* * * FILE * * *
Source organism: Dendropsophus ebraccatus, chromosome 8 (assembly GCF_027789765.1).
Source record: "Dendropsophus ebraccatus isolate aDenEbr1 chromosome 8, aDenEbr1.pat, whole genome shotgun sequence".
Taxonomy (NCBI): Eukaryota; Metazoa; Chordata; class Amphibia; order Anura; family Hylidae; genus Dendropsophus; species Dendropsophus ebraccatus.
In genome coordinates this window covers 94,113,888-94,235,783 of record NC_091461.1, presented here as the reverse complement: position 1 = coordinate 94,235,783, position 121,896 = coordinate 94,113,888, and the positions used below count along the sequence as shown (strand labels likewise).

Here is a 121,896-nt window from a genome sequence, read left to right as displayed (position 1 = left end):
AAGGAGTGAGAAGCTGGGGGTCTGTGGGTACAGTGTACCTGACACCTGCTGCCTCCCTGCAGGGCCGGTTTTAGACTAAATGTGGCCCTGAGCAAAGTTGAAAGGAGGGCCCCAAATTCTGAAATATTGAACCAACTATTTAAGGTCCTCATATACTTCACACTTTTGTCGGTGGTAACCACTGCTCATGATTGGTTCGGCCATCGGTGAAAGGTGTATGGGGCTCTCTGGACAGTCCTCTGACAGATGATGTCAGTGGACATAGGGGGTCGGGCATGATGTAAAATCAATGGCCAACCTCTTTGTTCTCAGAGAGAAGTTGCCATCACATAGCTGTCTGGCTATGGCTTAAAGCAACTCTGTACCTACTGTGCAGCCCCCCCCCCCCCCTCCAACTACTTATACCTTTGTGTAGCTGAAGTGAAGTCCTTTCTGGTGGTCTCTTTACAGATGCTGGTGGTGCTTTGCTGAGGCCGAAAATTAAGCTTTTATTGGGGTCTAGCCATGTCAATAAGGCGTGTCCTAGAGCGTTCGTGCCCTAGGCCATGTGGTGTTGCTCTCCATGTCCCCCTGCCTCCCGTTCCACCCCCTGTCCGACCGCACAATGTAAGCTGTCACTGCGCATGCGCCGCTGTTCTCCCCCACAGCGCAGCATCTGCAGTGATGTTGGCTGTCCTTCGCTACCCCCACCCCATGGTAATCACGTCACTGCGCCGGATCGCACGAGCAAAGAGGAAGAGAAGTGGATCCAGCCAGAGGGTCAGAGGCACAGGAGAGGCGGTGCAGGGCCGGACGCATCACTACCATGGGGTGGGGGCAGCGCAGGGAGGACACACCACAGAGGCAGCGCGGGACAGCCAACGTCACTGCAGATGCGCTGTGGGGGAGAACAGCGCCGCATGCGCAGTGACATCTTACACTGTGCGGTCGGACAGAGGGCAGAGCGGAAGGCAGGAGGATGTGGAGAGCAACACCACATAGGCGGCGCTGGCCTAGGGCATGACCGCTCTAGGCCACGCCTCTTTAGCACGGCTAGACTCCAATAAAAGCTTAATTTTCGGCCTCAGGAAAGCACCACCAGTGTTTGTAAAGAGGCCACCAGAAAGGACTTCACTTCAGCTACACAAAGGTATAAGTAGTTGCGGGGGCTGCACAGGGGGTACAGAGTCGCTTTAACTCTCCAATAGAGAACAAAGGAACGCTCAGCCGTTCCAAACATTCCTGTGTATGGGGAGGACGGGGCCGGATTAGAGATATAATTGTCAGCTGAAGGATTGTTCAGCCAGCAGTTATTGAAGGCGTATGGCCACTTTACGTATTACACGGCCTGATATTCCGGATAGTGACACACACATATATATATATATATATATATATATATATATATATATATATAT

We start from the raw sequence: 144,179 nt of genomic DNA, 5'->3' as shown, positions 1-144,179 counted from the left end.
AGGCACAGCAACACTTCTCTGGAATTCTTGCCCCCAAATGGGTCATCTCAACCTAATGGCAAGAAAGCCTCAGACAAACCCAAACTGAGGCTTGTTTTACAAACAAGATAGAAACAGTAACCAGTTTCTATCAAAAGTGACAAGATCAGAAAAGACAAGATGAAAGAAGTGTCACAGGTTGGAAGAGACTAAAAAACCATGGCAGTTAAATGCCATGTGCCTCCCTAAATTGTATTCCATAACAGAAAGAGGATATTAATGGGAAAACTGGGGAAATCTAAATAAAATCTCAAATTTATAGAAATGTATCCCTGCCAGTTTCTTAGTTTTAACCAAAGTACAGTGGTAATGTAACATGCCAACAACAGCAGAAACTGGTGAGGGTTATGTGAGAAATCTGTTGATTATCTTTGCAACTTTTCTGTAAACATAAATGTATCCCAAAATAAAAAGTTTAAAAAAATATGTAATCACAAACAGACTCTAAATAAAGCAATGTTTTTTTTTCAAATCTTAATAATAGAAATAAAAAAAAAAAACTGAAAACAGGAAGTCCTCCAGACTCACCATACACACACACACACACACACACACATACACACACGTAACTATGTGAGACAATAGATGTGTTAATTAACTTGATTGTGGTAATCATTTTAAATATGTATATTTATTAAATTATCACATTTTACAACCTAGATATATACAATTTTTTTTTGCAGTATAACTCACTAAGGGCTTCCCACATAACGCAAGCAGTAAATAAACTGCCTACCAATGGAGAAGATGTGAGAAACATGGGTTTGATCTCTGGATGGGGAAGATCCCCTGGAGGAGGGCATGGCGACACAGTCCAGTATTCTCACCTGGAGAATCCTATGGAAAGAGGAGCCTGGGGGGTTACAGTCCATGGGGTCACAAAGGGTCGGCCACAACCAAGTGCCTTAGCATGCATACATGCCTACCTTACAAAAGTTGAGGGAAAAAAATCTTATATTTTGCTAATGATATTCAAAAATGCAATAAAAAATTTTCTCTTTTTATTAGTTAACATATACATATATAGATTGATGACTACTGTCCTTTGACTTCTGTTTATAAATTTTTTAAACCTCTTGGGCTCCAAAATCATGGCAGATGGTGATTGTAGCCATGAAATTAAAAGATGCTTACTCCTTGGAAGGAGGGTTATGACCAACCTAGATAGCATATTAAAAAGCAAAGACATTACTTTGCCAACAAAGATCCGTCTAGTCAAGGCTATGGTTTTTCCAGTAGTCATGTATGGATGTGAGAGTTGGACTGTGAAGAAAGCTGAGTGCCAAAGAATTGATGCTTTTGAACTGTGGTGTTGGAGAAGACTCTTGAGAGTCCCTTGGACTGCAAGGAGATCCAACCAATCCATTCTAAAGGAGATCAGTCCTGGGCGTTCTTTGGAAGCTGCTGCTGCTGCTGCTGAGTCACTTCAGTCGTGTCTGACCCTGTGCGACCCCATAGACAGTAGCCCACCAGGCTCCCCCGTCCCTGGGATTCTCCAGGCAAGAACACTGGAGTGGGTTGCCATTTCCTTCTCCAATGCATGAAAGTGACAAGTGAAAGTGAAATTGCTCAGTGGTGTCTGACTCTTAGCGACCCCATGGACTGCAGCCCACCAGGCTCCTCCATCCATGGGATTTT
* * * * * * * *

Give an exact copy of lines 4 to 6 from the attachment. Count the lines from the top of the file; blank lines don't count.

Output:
In genome coordinates this window covers 94,113,888-94,235,783 of record NC_091461.1, presented here as the reverse complement: position 1 = coordinate 94,235,783, position 121,896 = coordinate 94,113,888, and the positions used below count along the sequence as shown (strand labels likewise).

Here is a 121,896-nt window from a genome sequence, read left to right as displayed (position 1 = left end):
AAGGAGTGAGAAGCTGGGGGTCTGTGGGTACAGTGTACCTGACACCTGCTGCCTCCCTGCAGGGCCGGTTTTAGACTAAATGTGGCCCTGAGCAAAGTTGAAAGGAGGGCCCCAAATTCTGAAATATTGAACCAACTATTTAAGGTCCTCATATACTTCACACTTTTGTCGGTGGTAACCACTGCTCATGATTGGTTCGGCCATCGGTGAAAGGTGTATGGGGCTCTCTGGACAGTCCTCTGACAGATGATGTCAGTGGACATAGGGGGTCGGGCATGATGTAAAATCAATGGCCAACCTCTTTGTTCTCAGAGAGAAGTTGCCATCACATAGCTGTCTGGCTATGGCTTAAAGCAACTCTGTACCTACTGTGCAGCCCCCCCCCCCCCCTCCAACTACTTATACCTTTGTGTAGCTGAAGTGAAGTCCTTTCTGGTGGTCTCTTTACAGATGCTGGTGGTGCTTTGCTGAGGCCGAAAATTAAGCTTTTATTGGGGTCTAGCCATGTCAATAAGGCGTGTCCTAGAGCGTTCGTGCCCTAGGCCATGTGGTGTTGCTCTCCATGTCCCCCTGCCTCCCGTTCCACCCCCTGTCCGACCGCACAATGTAAGCTGTCACTGCGCATGCGCCGCTGTTCTCCCCCACAGCGCAGCATCTGCAGTGATGTTGGCTGTCCTTCGCTACCCCCACCCCATGGTAATCACGTCACTGCGCCGGATCGCACGAGCAAAGAGGAAGAGAAGTGGATCCAGCCAGAGGGTCAGAGGCACAGGAGAGGCGGTGCAGGGCCGGACGCATCACTACCATGGGGTGGGGGCAGCGCAGGGAGGACACACCACAGAGGCAGCGCGGGACAGCCAACGTCACTGCAGATGCGCTGTGGGGGAGAACAGCGCCGCATGCGCAGTGACATCTTACACTGTGCGGTCGGACAGAGGGCAGAGCGGAAGGCAGGAGGATGTGGAGAGCAACACCACATAGGCGGCGCTGGCCTAGGGCATGACCGCTCTAGGCCACGCCTCTTTAGCACGGCTAGACTCCAATAAAAGCTTAATTTTCGGCCTCAGGAAAGCACCACCAGTGTTTGTAAAGAGGCCACCAGAAAGGACTTCACTTCAGCTACACAAAGGTATAAGTAGTTGCGGGGGCTGCACAGGGGGTACAGAGTCGCTTTAACTCTCCAATAGAGAACAAAGGAACGCTCAGCCGTTCCAAACATTCCTGTGTATGGGGAGGACGGGGCCGGATTAGAGATATAATTGTCAGCTGAAGGATTGTTCAGCCAGCAGTTATTGAAGGCGTATGGCCACTTTACGTATTACACGGCCTGATATTCCGGATAGTGACACACACATATATATATATATATATATATATATATATATATATATATATAT